digital data

Purity and Data

by YULIYA GRINBERG, Columbia University If you follow news about digital self-tracking, you may have heard about Chris Dancy. He appears regularly in the press and has become widely known as “The Most Connected Man on Earth.” Reporters generally characterize him as the epitome of a digital self-tracking devotee, a veritable cyborg in the flesh who has become all but isometric with his data. Chris’s collection, in fact, started out analog. Long before he found his way to Fitbit and Twitter scraping software, Chris lovingly assembled life-size scrapbooks filled with paraphernalia from years gone by. These collections often feature centrally in narratives of Chris, but they largely stand as silent backdrop, their clutter a foil for his digitally streamlined life. His digital data are associated with purity and order; his boards represent the mess he has cleared from his life. This contrasting representation of his digital and analog collections reflects a powerful cultural understanding of digital data as something that...

Tutorial: Getting Started with Sensor Data

Tutorial Instructor: DAWN NAFUS, Intel Overview Activity trackers, instrumented environments, and other kinds of electronic monitors offer new possibilities and new challenges for ethnographic research. They provide a trace of what goes on when the researcher isn't there, and can help research participants reflect on their lives in a new way. In the right contexts, sensor data can help bridge the gap between ethnographic and data science approaches. At the same time, sensors can be challenging to set up, and occasionally mislead if the context is poorly understood. This tutorial will help you determine when and how to use sensor data in an ethnographic research practice. We'll talk about some of the practical pitfalls to watch out for, when you do and don't need a data scientist, and some of the trickier aspects of inviting research participants to reflect on the data collected about them. Participants will learn how to: Assess sensors for maximum research value Ensure the research setup is feasible Wrangle data...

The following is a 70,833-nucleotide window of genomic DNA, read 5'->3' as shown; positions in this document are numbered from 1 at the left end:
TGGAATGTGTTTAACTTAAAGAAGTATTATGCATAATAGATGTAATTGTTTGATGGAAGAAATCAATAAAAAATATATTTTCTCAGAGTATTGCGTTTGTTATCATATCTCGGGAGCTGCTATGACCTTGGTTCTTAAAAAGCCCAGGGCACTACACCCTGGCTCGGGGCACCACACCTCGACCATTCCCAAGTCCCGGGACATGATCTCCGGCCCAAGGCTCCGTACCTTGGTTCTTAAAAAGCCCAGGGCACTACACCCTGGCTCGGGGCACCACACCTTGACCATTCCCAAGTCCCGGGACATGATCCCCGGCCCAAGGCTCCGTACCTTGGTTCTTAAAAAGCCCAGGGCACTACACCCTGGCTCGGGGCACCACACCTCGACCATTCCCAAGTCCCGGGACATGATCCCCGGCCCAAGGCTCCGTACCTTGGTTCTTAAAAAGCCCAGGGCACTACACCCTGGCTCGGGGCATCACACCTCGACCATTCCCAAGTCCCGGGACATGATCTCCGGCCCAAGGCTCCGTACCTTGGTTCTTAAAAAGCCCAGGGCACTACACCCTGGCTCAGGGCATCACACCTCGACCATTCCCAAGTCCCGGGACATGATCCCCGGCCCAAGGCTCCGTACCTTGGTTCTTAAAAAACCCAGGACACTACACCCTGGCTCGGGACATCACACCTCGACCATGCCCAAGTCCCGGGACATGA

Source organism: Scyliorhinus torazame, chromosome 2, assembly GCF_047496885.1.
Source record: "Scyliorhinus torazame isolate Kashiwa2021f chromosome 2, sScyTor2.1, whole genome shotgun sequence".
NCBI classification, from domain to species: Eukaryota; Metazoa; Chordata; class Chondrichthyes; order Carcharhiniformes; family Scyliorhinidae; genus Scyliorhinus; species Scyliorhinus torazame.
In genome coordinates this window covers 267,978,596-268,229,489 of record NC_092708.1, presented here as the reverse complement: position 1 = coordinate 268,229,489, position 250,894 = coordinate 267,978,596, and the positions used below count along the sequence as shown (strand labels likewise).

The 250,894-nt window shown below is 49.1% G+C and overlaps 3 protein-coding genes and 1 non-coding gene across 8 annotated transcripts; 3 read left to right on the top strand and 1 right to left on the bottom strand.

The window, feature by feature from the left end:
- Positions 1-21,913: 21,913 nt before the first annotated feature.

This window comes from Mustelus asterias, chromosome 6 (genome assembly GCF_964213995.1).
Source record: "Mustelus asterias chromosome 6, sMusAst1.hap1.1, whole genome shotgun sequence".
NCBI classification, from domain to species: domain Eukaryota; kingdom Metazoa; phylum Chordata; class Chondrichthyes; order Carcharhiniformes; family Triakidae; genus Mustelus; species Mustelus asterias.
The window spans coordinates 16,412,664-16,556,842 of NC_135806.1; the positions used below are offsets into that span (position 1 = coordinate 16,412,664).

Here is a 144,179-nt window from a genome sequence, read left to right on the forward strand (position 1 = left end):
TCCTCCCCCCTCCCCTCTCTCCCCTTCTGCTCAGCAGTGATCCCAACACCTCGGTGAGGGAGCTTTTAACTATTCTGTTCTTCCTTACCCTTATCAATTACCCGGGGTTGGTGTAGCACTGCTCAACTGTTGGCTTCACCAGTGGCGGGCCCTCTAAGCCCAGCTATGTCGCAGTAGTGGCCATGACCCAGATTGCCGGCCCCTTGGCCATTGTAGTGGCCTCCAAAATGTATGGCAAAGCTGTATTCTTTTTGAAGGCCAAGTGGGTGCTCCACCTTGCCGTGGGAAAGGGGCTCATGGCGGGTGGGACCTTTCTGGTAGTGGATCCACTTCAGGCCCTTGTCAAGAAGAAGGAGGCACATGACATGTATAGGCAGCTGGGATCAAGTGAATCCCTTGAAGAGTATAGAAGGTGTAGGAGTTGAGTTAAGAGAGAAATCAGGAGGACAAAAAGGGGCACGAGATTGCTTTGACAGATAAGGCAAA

The Domestication of Data: Why Embracing Digital Data Means Embracing Bigger Questions

DAWN NAFUS Intel Corporation The EPIC community has been wrestling with ways to integrate quantitative and qualitative methods in light of the increasing role that digital data plays in business practices. Some focus on methodological issues (digital data as method), while others point to the consumer value in data products (data as thing in the world). This paper argues that “digital data as method” and “digital data as thing in the world” are becoming increasingly intertwined. We are not merely witnessing ethnographers’ haulting embrace of digital data, but a wider process of the domestication of data, in which we, alongside the people we study, are participants. The domestication of data involves everyday situations in which ordinary people develop their own sense-making methods—methods remarkably similar to ethnographic knowledge production. In this way, the domestication process tightens the connection between data as thing in the world and data as method. I argue that seeing the interconnection gives us the...